Pluton, third layer of the Waste, is a blighted land of withered trees and solitary olive groves. The land is almost peaceful compared to the previous layers, but it is the sad calm of resignation. A feeling of inexorable doom hangs in the air, as if everything on the layer is aware of its own mortality. The lowest fringes of Mount Olympus, home of the Greek pantheon, connect to the edge of the Underworld, domain of Hades, which sprawls across Pluton and is perhaps the single most known landmark all of the Gray Waste. Many other powers reside there as well, including Hecate, Greek goddess of magic and dark portents, and Cegilune, who demands the worship of the night hags. The Gray Sisters are easily the most numerous of fiends on Pluton and can often be found wandering the layer on foot or upon nightmare steeds, herding larvae collected from throughout the plane. The crones hold a monopoly upon the trade of evil souls across the Lower Planes, and woe to any who would seek to change this. Mortals sometimes come to the layer seeking the lost souls of their dead loved ones, be they wrongly condemned to Hades‘ domain or killed and sold as part of the fiendish currency of soulgems in exchange for larvae. Most just end up a part of the night hags‘ collections.
Sigh… nothing I‘ve said truly captures the bleakness of the plane. The gloom touches every aspect of life, draining things of pigmentation and vibrancy until they are dull and gray, robbing people of their hopes and dreams until they can see no point in leaving the plane or doing much anything else. The petitioners are the greatest victims of this draining. Overwhelmed by years of apathy and sadness, many of them are so depleted by the plane as to become pale wraiths without substance. Most of them were selfish and malicious in life, and now that evil has devoured their souls and left them hollow shells. They instinctively flock to any signs of life or emotion, desperate to feel the slightest trace of the hope all living things possess. These miserable shadows can provide little help for themselves, let alone others.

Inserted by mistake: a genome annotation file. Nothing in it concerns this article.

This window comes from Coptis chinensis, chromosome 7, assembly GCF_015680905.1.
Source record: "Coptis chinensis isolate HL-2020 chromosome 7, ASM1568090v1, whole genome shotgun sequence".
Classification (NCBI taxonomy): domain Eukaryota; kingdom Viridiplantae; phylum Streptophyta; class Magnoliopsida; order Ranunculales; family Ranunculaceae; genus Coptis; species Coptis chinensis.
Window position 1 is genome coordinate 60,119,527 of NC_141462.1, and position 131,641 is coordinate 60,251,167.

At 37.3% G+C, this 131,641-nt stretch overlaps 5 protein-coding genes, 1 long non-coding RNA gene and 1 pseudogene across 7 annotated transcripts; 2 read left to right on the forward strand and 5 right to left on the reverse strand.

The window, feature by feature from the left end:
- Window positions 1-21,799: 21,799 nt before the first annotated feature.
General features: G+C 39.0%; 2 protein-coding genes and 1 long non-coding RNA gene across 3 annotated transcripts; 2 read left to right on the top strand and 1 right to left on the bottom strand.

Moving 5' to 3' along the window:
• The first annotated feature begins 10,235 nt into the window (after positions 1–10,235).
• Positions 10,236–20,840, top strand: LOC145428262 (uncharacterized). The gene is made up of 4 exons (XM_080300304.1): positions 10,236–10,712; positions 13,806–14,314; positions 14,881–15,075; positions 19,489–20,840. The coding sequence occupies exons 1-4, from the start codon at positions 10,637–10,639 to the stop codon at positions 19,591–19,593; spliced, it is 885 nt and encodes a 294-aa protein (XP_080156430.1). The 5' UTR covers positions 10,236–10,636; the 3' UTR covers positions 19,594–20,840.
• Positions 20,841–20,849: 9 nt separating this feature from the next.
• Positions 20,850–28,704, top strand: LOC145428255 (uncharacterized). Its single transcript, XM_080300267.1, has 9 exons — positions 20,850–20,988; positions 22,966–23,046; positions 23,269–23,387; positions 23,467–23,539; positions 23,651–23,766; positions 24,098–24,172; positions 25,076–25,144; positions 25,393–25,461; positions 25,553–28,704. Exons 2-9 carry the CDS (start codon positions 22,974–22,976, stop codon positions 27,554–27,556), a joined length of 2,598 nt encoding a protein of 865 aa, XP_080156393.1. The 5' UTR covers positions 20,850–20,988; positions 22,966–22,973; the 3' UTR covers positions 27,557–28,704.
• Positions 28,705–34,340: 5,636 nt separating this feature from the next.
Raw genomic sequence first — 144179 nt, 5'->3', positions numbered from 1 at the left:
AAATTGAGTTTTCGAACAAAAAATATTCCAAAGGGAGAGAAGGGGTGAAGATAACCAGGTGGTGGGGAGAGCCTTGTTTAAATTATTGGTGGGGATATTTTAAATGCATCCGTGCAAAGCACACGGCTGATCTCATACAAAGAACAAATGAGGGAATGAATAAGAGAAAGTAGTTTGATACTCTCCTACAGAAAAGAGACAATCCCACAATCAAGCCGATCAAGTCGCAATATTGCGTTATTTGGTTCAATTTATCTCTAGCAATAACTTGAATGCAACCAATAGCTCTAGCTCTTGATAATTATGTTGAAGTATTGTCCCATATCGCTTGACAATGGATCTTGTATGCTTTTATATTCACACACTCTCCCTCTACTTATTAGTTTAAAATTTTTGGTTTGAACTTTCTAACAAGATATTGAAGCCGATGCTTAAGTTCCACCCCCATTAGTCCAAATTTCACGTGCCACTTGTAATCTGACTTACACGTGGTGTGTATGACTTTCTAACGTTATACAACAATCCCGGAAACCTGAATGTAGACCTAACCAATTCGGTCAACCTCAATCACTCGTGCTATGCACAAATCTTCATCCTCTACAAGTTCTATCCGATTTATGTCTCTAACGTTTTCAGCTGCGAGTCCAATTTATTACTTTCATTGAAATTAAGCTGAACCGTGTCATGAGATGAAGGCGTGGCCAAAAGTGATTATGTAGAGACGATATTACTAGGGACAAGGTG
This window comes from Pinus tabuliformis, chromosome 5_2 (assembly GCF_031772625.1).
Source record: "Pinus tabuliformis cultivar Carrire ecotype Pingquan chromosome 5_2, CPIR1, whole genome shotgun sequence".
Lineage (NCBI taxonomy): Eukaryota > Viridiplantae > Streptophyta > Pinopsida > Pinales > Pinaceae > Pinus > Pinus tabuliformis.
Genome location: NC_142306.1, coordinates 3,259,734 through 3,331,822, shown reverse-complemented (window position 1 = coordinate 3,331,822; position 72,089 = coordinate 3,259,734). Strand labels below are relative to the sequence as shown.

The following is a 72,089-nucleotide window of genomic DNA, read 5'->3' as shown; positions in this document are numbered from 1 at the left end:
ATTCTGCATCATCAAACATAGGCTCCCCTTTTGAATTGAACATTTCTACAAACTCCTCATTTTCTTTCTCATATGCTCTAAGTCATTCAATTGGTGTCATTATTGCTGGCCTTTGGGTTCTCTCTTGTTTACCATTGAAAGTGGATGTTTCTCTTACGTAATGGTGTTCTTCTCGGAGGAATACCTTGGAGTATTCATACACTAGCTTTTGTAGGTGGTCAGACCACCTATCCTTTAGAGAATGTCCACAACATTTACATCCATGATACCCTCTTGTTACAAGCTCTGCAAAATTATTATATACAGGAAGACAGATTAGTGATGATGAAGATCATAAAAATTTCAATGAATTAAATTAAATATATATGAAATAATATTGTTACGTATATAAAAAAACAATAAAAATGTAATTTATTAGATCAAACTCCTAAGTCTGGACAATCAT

Places free of the draining are few and far between, with Death of Innocence being one such haven in addition to some of the divine realms situated across the Three Glooms. Perhaps the most frequented is the City at the Center, a unique location where all three layers of the Waste meet. It is a three-part city, built upon the spot that borders and connects each part of the plane. Center holds itself as a trader‘s city, and a place of refuge from the Blood War, the diseases of Oinos, and the soul sucking embrace of the Waste. Entrance is free and without tax, and exit is likewise without restriction. For all of the wealth that could be garnered from transit between the layers, it is odd that the lord of the town, a tiefling named Dandy Will, allows it to happen for no change. Yugoloth have been seen coming and go from his palace, however, so like many things in the Gray Waste, the City at the Center likely bears a cost, but one that is paid unasked.
Hopeless (Outlands Gate-town)
By Teman Albrack
The sheer endurance of a basher‘s spirit in the face of utter despair and pointlessness should not be underestimated. Many souls plod along in life fully aware that they‘re surrounded by misery and have nothing but misery in this life to look forward to. The gate-town Hopeless happens to be where a good number of such berks gather. It‘s a colorless pit of apathy, little more than a grey tinged road of depression spiraling down to the gate to the Gray Wastes at the town‘s center. All the buildings flank the single descending street, the structures composed of weathered gray wood and pitted grayish stone. No colors mark the town save for the screaming gate, and the dreary, melancholic air that hangs over the town only worsens as one descends down the spiral road, deeper into the city.
Everywhere the situation of Hopeless is the same: depression, gloom, and apathy to mirror that of the Gray Waste itself. Still, the spirits of the locales persist as they find ways to keep themselves occupied, whether it‘s visiting any of the town‘s taverns, collecting books and trinkets from passing merchants, or passing along rumors and stories. It‘s impressive, really, and reason why I think they could use the Dustmen‘s help. They‘ve already accepted that this life doesn‘t have anything to offer them, they just need someone to show them how to move on from here.